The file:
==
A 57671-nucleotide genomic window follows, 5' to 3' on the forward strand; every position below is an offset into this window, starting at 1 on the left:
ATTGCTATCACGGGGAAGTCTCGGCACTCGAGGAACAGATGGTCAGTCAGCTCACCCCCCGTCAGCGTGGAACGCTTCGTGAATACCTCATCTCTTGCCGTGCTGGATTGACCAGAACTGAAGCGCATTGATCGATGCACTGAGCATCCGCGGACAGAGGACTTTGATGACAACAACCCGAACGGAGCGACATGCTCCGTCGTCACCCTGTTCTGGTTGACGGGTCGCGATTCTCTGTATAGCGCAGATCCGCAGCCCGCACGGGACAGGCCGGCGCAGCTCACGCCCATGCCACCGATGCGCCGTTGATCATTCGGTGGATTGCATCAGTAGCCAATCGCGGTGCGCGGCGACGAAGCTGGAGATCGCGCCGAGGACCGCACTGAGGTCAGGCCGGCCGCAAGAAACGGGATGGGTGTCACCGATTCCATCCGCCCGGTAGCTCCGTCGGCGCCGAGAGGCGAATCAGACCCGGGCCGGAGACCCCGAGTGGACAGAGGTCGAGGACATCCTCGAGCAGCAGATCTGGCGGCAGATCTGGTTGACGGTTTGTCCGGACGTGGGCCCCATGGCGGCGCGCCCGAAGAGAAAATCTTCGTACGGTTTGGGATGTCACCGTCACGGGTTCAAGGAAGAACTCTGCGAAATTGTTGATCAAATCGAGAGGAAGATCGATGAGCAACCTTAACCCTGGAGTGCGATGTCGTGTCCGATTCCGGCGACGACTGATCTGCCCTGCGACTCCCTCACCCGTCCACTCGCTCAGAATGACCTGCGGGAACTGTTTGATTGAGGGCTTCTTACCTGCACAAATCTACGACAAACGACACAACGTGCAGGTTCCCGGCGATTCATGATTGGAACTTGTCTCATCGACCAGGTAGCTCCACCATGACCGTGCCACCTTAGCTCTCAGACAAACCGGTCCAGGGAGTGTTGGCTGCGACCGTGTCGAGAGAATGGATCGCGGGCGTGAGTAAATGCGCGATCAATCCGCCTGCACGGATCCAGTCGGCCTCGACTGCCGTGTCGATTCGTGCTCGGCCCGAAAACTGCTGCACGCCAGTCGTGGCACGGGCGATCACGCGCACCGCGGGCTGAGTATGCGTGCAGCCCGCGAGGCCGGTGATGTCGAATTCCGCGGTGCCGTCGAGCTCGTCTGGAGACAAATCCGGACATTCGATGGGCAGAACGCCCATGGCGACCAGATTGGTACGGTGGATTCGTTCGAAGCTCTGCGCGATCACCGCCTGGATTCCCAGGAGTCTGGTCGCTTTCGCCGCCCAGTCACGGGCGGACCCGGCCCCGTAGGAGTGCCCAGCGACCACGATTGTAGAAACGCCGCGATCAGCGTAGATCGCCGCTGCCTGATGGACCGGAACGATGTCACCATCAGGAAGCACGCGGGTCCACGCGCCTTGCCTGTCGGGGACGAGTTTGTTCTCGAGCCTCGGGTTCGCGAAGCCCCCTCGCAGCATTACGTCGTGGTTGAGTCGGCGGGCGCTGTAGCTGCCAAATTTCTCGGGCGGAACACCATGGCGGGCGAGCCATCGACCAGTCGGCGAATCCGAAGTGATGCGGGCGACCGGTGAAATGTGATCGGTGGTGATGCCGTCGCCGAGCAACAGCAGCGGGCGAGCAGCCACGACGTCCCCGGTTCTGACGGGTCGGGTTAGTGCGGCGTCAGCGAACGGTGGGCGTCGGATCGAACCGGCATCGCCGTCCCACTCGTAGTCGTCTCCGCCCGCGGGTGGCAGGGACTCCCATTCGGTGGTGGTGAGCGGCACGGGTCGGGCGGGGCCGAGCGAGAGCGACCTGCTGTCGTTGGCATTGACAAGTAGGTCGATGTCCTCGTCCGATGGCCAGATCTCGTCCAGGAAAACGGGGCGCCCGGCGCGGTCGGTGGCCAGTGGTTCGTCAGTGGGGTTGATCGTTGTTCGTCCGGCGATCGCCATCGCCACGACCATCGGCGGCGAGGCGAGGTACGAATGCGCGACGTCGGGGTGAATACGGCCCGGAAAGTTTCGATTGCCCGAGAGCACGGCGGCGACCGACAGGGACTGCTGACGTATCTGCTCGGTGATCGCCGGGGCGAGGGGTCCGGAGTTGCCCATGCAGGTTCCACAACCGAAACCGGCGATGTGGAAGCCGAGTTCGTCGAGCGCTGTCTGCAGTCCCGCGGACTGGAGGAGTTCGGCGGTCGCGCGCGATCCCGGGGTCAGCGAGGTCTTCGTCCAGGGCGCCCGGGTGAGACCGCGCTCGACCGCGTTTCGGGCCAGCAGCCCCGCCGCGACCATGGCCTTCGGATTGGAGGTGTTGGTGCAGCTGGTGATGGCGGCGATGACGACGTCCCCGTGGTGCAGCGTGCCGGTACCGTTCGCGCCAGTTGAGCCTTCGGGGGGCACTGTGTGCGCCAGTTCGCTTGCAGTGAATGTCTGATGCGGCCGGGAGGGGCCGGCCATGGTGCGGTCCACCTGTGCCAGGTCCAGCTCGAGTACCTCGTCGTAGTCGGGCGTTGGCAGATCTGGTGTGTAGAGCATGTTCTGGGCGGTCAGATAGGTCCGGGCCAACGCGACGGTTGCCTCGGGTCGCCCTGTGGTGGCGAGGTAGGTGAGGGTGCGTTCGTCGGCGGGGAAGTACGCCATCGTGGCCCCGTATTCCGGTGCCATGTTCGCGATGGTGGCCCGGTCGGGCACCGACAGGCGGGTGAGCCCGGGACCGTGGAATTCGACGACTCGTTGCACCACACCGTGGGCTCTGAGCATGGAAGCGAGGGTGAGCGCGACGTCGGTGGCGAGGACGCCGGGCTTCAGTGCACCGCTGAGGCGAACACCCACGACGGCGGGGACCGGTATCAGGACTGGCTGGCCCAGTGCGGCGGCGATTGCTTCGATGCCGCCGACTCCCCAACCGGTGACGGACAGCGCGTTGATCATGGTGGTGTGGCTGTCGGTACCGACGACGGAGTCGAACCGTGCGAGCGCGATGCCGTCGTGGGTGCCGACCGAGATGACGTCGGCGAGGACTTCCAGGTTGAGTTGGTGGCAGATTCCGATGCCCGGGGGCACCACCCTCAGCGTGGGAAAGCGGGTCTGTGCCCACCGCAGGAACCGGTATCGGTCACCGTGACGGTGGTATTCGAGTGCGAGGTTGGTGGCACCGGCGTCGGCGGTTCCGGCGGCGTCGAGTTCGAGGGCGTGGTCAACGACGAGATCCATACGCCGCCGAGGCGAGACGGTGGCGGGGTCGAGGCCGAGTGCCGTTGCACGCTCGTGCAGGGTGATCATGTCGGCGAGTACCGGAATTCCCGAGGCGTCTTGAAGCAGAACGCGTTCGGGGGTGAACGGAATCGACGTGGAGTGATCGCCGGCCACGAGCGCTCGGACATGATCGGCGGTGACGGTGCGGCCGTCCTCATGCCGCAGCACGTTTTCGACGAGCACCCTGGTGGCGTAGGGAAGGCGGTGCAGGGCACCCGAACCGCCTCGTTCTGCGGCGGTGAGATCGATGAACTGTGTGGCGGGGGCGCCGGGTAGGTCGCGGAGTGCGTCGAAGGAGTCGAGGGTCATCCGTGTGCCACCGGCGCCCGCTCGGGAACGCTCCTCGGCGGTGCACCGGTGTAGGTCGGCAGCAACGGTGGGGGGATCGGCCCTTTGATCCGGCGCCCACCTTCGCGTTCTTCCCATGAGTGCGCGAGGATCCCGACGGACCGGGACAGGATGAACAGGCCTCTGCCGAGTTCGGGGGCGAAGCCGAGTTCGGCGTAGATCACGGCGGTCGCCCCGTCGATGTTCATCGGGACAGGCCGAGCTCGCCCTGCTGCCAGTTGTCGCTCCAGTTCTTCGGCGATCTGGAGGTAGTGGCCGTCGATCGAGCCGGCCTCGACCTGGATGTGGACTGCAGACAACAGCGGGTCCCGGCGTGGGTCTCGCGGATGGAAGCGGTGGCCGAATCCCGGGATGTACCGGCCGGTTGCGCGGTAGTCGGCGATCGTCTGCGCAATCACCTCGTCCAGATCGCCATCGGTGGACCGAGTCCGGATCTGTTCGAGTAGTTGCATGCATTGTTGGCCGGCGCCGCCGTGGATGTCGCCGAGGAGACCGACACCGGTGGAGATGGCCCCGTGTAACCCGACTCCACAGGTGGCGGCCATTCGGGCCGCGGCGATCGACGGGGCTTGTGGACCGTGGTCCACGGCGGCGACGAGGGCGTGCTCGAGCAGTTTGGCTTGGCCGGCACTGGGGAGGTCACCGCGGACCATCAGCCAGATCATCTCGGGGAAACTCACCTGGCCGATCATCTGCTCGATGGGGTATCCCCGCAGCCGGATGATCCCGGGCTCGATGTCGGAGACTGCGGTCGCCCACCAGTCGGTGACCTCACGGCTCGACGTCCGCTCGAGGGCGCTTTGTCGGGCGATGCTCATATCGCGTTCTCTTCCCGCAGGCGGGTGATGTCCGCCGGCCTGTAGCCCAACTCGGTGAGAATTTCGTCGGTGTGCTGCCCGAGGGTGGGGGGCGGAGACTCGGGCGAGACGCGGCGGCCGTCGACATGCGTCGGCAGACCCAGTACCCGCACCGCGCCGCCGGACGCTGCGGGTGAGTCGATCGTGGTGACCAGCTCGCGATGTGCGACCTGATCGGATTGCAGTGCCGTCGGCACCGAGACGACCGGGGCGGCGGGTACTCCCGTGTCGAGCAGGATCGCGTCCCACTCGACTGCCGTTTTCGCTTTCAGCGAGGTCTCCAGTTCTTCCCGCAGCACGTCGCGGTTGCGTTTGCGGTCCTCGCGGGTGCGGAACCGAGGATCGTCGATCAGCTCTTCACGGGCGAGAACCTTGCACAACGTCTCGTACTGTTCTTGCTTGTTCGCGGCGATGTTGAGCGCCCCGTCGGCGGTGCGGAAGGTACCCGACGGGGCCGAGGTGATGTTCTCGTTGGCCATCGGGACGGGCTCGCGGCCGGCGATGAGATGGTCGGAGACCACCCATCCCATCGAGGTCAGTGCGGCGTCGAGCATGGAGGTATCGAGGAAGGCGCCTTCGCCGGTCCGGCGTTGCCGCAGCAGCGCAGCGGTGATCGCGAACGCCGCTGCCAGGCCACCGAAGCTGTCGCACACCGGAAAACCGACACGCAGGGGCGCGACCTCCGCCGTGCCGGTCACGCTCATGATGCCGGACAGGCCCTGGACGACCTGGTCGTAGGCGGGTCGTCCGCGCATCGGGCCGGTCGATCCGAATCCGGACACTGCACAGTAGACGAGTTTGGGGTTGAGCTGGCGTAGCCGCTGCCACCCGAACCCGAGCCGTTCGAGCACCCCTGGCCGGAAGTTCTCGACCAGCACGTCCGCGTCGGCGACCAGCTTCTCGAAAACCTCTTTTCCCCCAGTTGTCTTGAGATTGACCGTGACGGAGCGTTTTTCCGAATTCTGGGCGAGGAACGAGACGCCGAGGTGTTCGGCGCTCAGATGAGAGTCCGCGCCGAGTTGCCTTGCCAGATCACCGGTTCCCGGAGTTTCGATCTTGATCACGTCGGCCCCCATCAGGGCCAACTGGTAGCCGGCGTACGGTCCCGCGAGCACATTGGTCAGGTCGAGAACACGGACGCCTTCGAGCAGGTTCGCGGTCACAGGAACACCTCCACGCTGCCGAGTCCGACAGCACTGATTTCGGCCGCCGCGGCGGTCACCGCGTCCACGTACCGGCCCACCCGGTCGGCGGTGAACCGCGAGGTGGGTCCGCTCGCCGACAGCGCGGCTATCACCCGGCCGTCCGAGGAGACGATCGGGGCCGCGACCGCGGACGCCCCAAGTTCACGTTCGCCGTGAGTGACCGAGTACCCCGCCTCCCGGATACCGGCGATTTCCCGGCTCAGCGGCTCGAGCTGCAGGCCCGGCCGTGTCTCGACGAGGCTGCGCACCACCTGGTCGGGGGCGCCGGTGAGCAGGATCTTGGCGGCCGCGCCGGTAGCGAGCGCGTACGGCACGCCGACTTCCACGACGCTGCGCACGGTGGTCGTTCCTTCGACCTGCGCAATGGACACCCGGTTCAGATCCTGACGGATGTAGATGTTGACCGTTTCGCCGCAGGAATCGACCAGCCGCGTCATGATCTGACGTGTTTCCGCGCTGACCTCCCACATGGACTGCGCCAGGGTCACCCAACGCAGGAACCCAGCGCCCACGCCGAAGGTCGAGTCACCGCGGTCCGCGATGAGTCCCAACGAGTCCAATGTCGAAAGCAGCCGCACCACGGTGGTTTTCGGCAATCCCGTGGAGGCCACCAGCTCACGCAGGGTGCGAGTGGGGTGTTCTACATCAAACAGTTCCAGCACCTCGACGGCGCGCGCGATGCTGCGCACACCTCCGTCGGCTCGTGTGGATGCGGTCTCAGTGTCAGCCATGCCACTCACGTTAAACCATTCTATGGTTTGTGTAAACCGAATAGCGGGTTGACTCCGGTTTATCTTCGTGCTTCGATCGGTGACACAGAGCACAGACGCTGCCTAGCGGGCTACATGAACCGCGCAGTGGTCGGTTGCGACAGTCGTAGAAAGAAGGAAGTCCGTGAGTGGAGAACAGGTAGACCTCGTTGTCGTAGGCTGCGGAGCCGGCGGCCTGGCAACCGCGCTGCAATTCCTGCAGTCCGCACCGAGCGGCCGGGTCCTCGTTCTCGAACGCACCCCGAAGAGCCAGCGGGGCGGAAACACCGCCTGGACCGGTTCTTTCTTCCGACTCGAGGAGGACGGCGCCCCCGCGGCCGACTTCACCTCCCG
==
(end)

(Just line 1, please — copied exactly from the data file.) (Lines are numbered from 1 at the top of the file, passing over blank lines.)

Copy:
A 57671-nucleotide genomic window follows, 5' to 3' on the forward strand; every position below is an offset into this window, starting at 1 on the left: